This Public Policy Brief presents estimates of the impact of price increases projected by the U.S. Department of Energy for the winter of 2004-5 on consumers in the nine Census divisions and selected metropolitan areas. It is based on materials presented in a briefing to the President of the Federal Reserve Bank of Boston in December 2004.
Public Policy Brief

Briefing
Understanding the \\"job-loss recovery\\"

This Public Policy Brief presents analysis of the labor market by economic research staff at the Federal Reserve Bank of Boston. It is based on materials originally presented to the Board of Directors of the Boston Fed on April 8, 2004, with selective updates incorporating data reported in early June. Contributors to this brief include David DeRemer, Jeffrey C. Fuhrer, Kristina Johnson, Jane Sneddon Little, Radoslav Raykov, Scott Schuh, Geoffrey M.B. Tootell, Robert Triest, and Anne van Grondelle. Views expressed in this brief do not necessarily reflect the views of the Federal Reserve System.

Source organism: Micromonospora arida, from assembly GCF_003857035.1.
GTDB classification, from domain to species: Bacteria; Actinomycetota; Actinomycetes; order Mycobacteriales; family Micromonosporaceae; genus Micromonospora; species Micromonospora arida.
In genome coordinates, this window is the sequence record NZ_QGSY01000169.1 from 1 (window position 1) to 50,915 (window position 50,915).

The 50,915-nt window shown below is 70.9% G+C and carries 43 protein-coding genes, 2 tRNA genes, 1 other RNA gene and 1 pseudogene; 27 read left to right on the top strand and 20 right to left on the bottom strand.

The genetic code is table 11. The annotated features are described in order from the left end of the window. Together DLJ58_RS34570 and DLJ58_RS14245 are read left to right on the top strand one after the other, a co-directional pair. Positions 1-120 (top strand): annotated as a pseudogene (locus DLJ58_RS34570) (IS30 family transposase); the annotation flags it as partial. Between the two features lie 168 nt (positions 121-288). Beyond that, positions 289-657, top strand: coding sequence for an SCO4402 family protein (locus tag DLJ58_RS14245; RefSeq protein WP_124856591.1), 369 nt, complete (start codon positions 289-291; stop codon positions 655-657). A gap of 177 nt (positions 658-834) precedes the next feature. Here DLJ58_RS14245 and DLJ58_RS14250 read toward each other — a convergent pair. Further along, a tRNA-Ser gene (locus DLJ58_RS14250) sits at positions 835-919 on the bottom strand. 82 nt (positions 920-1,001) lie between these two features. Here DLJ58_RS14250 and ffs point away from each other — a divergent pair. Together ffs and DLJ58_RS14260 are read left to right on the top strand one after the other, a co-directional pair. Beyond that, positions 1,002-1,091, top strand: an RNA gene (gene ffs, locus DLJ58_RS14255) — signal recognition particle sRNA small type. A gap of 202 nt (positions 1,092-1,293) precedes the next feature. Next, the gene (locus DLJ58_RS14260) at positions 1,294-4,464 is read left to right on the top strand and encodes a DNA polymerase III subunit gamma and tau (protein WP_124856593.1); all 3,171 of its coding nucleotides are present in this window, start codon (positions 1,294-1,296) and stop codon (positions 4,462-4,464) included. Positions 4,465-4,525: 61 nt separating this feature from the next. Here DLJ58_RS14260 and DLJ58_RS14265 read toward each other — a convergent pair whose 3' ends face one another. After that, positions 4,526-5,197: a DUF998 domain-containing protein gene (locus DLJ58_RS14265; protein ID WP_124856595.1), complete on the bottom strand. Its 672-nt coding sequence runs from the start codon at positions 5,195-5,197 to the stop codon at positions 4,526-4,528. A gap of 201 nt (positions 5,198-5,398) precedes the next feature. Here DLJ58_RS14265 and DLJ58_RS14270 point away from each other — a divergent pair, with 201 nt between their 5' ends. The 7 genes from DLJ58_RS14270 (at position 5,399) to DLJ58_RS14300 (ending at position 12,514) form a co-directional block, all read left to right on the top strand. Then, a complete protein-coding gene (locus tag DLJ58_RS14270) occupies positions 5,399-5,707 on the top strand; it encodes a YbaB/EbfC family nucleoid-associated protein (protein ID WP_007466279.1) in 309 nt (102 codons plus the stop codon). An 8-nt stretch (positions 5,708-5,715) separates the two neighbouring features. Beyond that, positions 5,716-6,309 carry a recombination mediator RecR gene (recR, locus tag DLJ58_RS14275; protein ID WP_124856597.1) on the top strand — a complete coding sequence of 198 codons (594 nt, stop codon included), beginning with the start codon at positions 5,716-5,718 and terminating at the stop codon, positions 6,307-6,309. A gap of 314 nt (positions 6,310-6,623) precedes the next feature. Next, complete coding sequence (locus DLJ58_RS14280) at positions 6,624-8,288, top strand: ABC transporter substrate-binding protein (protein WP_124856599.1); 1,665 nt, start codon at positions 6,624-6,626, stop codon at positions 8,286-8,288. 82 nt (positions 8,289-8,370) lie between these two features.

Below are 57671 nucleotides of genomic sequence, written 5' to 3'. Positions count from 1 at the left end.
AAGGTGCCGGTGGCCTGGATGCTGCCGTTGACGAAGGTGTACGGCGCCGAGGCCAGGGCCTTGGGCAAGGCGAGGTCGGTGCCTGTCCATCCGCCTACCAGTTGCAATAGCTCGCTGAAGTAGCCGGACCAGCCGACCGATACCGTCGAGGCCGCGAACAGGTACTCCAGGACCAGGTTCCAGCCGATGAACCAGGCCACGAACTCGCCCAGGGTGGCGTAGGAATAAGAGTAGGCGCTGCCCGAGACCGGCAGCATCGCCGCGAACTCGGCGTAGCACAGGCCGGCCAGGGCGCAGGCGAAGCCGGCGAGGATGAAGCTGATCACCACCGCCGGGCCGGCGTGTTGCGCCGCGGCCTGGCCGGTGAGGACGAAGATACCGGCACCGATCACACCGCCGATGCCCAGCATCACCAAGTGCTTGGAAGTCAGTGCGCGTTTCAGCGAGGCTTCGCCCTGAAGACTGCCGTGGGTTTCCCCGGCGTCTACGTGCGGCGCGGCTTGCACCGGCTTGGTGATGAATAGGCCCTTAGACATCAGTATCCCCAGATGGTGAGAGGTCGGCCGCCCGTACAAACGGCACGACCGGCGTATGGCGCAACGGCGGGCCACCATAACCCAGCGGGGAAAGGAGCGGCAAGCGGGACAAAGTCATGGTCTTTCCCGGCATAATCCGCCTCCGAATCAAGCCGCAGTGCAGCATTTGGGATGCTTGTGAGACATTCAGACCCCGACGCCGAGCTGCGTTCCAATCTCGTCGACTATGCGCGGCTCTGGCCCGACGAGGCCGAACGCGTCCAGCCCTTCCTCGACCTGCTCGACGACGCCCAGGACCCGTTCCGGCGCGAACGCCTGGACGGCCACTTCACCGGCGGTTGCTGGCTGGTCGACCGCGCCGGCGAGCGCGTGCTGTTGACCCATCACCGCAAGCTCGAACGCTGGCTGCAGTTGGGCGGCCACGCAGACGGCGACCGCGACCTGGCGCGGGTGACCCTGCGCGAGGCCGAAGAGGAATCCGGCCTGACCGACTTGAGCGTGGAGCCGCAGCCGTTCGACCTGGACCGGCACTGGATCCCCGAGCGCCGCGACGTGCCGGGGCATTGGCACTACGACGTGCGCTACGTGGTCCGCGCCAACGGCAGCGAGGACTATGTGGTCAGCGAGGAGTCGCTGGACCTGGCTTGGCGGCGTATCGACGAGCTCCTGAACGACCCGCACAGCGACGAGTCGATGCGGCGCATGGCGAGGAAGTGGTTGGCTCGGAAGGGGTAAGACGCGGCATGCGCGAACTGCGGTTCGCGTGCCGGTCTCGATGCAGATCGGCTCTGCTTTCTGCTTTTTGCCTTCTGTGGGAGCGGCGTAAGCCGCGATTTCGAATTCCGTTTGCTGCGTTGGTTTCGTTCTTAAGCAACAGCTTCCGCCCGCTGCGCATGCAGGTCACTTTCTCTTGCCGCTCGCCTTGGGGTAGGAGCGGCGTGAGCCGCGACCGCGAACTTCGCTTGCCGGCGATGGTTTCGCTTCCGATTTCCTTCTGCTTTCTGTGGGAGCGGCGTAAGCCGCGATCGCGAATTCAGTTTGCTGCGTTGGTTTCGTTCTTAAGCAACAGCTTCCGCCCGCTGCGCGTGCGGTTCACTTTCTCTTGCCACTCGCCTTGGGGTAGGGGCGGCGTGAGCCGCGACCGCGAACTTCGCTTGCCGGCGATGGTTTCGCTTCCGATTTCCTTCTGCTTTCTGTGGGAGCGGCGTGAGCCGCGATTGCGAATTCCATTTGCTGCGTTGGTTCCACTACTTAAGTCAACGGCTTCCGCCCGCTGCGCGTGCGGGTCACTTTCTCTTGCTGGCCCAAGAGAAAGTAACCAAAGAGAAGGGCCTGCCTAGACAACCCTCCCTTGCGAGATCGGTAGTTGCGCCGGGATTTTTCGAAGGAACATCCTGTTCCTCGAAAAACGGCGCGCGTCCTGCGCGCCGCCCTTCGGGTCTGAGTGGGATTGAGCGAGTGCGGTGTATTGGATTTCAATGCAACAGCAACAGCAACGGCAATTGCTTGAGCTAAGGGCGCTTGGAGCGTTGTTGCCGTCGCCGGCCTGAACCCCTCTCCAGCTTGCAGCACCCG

Public Policy Brief

Briefing
The Michigan Surveys of Consumers and consumer spending

We provide summary measures for a broad set of questions from the Michigan Surveys of Consumers. These measures summarize consumers' attitudes and expectations with respect to income, wealth, prices, and interest rates. They contain information that goes beyond the information captured by the Michigan Index of Consumer Sentiment, which is constructed from five questions in the same survey. We show that the summary measures have some explanatory power for aggregate consumption behavior over the period from 1987 to the present, even when controlling for economic fundamentals. The explanatory ...
Public Policy Brief